We are offering you a double A rated, Government-guaranteed investment product.
If we took something like this to the open market, investors would climb over broken glass to grab long-term rental contracts.
In return for the reliability of ongoing Government investment, banks and financiers can see new opportunities for investment in a sector that previously didn’t exist.
This helps you grow your own assets over time.
I like to think of it this way…It’s similar to how thousands of New Zealanders take out mortgages on their own homes.
In those cases, the bank provides significant upfront funding to help buy a home that would otherwise be out of reach.
At the end of the day the mortgage is paid off and kiwi Mums and Dads own their home.
In your sector, the Government provides a long-term income stream via the Income Related Rent Subsidy to give banks and financiers confidence to invest in the social housing your organisations will provide for people who need it.
Financial institutions constantly tell me how favourably they see this long-term Government-backed income stream, unlocking the possibility of expansion through reduced rate borrowing and leveraging your growing balance sheet.
I understand dealing with this has been a challenge for many of you, but I know you can see the potential.
We’re also progressing with potential sales of existing state houses in Tauranga and Invercargill.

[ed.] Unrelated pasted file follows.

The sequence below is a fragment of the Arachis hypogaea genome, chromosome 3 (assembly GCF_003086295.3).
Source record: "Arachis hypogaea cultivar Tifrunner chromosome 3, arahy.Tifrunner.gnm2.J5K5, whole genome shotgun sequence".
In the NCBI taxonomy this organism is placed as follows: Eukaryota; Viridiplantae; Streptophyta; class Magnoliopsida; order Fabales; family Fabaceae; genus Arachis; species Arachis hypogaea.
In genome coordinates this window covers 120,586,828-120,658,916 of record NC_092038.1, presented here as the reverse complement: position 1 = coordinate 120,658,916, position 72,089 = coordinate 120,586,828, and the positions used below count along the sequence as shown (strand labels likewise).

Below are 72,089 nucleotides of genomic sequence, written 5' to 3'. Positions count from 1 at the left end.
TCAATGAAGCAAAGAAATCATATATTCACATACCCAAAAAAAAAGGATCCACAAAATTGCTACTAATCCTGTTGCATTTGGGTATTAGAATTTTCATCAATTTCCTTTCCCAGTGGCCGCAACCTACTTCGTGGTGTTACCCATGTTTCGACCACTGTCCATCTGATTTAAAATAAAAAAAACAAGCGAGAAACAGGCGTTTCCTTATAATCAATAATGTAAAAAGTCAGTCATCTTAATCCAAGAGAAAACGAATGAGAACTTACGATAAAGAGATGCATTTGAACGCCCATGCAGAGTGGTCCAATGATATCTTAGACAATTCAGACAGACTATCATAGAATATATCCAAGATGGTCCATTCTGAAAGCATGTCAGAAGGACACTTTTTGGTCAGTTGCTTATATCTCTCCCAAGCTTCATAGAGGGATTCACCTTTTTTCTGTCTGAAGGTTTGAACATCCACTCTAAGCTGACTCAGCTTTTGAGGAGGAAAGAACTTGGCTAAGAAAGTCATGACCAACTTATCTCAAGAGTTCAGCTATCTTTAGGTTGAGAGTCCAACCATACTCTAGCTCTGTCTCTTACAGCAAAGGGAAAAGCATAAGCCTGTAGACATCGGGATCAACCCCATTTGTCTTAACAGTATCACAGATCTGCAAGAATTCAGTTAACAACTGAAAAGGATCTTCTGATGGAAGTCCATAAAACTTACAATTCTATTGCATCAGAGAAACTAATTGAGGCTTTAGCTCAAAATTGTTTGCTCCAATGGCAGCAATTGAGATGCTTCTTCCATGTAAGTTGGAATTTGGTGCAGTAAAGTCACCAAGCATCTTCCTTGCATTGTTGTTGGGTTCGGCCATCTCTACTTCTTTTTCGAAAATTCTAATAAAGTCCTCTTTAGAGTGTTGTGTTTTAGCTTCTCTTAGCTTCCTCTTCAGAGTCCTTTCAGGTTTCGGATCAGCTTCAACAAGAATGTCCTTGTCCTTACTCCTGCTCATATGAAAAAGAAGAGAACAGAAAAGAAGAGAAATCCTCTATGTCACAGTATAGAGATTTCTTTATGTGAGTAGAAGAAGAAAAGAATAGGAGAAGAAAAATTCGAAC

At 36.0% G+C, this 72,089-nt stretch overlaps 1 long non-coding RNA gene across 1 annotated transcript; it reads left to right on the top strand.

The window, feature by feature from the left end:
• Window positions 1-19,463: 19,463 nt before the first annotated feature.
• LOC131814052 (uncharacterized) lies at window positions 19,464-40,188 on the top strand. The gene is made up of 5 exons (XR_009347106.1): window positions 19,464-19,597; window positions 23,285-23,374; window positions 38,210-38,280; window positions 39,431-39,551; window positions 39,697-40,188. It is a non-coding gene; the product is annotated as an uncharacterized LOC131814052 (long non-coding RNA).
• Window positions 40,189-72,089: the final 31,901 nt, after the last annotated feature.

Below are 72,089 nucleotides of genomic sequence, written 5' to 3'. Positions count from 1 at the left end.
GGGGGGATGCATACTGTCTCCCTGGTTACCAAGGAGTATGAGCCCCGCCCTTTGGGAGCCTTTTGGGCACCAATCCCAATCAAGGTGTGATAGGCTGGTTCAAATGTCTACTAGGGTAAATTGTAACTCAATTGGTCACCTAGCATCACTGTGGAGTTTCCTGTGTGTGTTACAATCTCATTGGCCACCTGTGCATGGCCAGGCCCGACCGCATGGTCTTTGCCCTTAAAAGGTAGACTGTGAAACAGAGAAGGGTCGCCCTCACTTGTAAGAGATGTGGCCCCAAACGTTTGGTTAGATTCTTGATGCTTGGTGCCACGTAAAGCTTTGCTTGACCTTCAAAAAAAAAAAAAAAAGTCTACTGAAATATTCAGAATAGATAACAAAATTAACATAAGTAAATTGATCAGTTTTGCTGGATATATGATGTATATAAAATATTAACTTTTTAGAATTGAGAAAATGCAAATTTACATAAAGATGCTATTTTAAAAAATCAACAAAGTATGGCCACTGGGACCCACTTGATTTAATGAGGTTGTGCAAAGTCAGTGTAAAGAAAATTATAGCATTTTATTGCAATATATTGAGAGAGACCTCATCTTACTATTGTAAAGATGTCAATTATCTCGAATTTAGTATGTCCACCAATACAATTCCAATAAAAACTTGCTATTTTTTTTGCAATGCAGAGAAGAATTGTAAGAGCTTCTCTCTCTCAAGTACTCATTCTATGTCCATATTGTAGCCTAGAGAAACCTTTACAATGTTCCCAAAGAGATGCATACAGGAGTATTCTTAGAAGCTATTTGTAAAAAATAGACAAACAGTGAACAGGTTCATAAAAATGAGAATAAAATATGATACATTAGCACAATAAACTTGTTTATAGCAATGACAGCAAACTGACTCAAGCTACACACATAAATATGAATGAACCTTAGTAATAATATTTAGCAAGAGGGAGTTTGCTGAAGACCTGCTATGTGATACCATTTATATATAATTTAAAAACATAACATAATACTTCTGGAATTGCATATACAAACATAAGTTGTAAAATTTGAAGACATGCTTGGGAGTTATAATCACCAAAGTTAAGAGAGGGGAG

This creates the potential for an immediate increase in capital assets, and is another foundation on which further growth can be realised.
We announced yesterday we’re proceeding to the Expressions of Interest phase, and I want to say we value the consistent feedback we’ve received from you throughout this process.
We’ve also signalled clearly we are looking for community input to identify further opportunities for social housing growth.
Treasury has an open Request for Information to enable potential providers and developers to submit ideas for the supply of new social housing or the transfer of existing social housing.
I’m pleased this has already seen strong interest from the sector.
We’ve received a number of good ideas on where and how transfers might take place beyond Tauranga and Invercargill.
I know from speaking with some of you how positive you are about our announcement that 20 per cent of vacant and underutilised Crown land in Auckland will be set aside for social housing, with a further 20 per cent set aside for affordable housing.
And because a lot of the work is focused in Auckland, we now have decision makers from both MBIE and the Ministry of Social Development on the ground there, ready to work with you on a day-to-day basis.
I’m often asked to put a figure on how big we’d like to see the community housing sector grow.
I’m reluctant to for good reasons, because the last thing you need is an artificial target from one Minister hanging over you.
The answer of course is I’d love for us to be talking about oversupply, especially in high-demand areas so that people have real choice.
Victoria, Australia provides an indication of the direction we should be heading, where its community housing sector went from 0 per cent to 30 per cent over 10 years.
I am under no illusions as to that being an ambitious goal, but quite frankly, New Zealanders expect nothing less from us.